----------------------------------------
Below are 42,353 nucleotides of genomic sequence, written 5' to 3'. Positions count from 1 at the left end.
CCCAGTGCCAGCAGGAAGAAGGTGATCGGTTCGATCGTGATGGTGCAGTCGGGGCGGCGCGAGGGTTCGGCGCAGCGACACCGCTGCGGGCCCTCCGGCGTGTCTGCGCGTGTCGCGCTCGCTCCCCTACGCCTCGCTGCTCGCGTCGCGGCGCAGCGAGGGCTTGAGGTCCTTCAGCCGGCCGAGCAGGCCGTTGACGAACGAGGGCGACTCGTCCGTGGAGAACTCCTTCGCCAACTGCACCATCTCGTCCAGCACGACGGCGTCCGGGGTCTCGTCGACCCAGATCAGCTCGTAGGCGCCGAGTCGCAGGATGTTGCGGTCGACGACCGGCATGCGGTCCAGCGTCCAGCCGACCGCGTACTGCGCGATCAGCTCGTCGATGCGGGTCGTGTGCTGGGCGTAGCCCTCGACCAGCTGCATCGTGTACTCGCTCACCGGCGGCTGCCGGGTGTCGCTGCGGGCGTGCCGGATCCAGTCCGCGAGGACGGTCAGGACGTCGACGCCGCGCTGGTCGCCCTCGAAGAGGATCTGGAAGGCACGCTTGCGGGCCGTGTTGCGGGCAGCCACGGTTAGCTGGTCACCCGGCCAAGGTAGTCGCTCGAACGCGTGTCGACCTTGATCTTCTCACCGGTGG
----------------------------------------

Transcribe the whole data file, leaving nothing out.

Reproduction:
Below are 42,353 nucleotides of genomic sequence, written 5' to 3'. Positions count from 1 at the left end.
CCCAGTGCCAGCAGGAAGAAGGTGATCGGTTCGATCGTGATGGTGCAGTCGGGGCGGCGCGAGGGTTCGGCGCAGCGACACCGCTGCGGGCCCTCCGGCGTGTCTGCGCGTGTCGCGCTCGCTCCCCTACGCCTCGCTGCTCGCGTCGCGGCGCAGCGAGGGCTTGAGGTCCTTCAGCCGGCCGAGCAGGCCGTTGACGAACGAGGGCGACTCGTCCGTGGAGAACTCCTTCGCCAACTGCACCATCTCGTCCAGCACGACGGCGTCCGGGGTCTCGTCGACCCAGATCAGCTCGTAGGCGCCGAGTCGCAGGATGTTGCGGTCGACGACCGGCATGCGGTCCAGCGTCCAGCCGACCGCGTACTGCGCGATCAGCTCGTCGATGCGGGTCGTGTGCTGGGCGTAGCCCTCGACCAGCTGCATCGTGTACTCGCTCACCGGCGGCTGCCGGGTGTCGCTGCGGGCGTGCCGGATCCAGTCCGCGAGGACGGTCAGGACGTCGACGCCGCGCTGGTCGCCCTCGAAGAGGATCTGGAAGGCACGCTTGCGGGCCGTGTTGCGGGCAGCCACGGTTAGCTGGTCACCCGGCCAAGGTAGTCGCTCGAACGCGTGTCGACCTTGATCTTCTCACCGGTGG